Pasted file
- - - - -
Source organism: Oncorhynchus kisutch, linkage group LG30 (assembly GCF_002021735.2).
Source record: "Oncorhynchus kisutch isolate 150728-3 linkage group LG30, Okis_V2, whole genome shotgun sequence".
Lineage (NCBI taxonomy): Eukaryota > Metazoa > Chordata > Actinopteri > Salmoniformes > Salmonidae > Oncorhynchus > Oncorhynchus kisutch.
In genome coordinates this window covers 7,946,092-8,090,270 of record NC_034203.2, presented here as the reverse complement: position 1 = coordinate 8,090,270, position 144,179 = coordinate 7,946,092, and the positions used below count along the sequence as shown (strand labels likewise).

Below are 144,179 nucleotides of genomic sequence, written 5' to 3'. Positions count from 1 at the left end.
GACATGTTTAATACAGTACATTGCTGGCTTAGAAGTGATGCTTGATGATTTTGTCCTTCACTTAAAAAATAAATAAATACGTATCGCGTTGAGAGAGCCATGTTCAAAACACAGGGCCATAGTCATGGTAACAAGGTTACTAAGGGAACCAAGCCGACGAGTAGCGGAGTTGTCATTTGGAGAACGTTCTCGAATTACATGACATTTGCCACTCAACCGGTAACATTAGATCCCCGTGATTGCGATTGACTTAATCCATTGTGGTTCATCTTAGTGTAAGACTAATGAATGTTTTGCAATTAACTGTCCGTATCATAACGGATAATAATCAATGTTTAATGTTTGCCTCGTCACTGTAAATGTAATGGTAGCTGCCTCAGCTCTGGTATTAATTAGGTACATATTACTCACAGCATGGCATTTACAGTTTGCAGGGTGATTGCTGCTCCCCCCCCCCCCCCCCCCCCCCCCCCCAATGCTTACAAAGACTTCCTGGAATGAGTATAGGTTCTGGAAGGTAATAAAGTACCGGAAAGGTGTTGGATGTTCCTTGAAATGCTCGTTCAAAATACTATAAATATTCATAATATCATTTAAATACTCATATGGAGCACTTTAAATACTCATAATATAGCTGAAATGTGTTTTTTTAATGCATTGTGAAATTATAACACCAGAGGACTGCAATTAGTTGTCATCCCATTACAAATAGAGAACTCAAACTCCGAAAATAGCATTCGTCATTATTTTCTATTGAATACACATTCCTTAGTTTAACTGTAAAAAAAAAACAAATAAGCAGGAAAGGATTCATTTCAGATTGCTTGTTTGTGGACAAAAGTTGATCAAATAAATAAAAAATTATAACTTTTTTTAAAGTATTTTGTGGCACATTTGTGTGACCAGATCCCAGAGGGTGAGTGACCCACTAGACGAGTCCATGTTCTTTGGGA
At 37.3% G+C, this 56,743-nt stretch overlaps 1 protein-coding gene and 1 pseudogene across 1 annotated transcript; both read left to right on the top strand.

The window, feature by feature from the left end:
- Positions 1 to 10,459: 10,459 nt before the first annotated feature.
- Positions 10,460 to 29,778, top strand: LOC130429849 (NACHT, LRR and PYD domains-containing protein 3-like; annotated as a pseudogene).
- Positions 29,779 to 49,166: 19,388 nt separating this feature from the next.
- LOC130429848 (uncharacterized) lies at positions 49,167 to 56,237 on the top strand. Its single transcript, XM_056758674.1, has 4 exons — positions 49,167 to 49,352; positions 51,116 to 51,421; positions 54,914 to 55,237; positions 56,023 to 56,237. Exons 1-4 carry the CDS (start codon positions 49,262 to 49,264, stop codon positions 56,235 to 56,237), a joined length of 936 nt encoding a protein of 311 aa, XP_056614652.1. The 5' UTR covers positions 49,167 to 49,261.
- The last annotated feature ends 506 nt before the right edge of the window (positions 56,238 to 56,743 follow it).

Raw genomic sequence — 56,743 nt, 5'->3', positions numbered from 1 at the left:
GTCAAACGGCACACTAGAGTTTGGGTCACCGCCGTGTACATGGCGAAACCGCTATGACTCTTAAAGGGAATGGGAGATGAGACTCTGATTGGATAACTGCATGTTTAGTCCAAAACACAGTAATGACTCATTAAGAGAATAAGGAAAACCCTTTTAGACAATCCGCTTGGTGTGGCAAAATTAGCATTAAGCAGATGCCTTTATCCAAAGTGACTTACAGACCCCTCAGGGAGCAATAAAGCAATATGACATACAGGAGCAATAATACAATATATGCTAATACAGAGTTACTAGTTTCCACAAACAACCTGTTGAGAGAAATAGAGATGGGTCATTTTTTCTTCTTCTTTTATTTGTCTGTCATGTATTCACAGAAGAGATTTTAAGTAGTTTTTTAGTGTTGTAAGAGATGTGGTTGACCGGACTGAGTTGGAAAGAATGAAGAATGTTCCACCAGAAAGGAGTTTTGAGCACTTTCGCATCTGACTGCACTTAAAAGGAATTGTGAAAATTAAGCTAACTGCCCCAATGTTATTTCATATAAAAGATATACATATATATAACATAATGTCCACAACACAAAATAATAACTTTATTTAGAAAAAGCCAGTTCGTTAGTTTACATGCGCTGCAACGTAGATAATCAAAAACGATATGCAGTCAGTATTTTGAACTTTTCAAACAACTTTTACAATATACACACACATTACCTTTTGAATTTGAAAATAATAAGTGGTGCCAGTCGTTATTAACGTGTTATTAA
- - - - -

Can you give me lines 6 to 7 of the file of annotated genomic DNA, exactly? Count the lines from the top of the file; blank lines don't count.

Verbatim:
GACATGTTTAATACAGTACATTGCTGGCTTAGAAGTGATGCTTGATGATTTTGTCCTTCACTTAAAAAATAAATAAATACGTATCGCGTTGAGAGAGCCATGTTCAAAACACAGGGCCATAGTCATGGTAACAAGGTTACTAAGGGAACCAAGCCGACGAGTAGCGGAGTTGTCATTTGGAGAACGTTCTCGAATTACATGACATTTGCCACTCAACCGGTAACATTAGATCCCCGTGATTGCGATTGACTTAATCCATTGTGGTTCATCTTAGTGTAAGACTAATGAATGTTTTGCAATTAACTGTCCGTATCATAACGGATAATAATCAATGTTTAATGTTTGCCTCGTCACTGTAAATGTAATGGTAGCTGCCTCAGCTCTGGTATTAATTAGGTACATATTACTCACAGCATGGCATTTACAGTTTGCAGGGTGATTGCTGCTCCCCCCCCCCCCCCCCCCCCCCCCCCCAATGCTTACAAAGACTTCCTGGAATGAGTATAGGTTCTGGAAGGTAATAAAGTACCGGAAAGGTGTTGGATGTTCCTTGAAATGCTCGTTCAAAATACTATAAATATTCATAATATCATTTAAATACTCATATGGAGCACTTTAAATACTCATAATATAGCTGAAATGTGTTTTTTTAATGCATTGTGAAATTATAACACCAGAGGACTGCAATTAGTTGTCATCCCATTACAAATAGAGAACTCAAACTCCGAAAATAGCATTCGTCATTATTTTCTATTGAATACACATTCCTTAGTTTAACTGTAAAAAAAAAACAAATAAGCAGGAAAGGATTCATTTCAGATTGCTTGTTTGTGGACAAAAGTTGATCAAATAAATAAAAAATTATAACTTTTTTTAAAGTATTTTGTGGCACATTTGTGTGACCAGATCCCAGAGGGTGAGTGACCCACTAGACGAGTCCATGTTCTTTGGGA
At 37.3% G+C, this 56,743-nt stretch overlaps 1 protein-coding gene and 1 pseudogene across 1 annotated transcript; both read left to right on the top strand.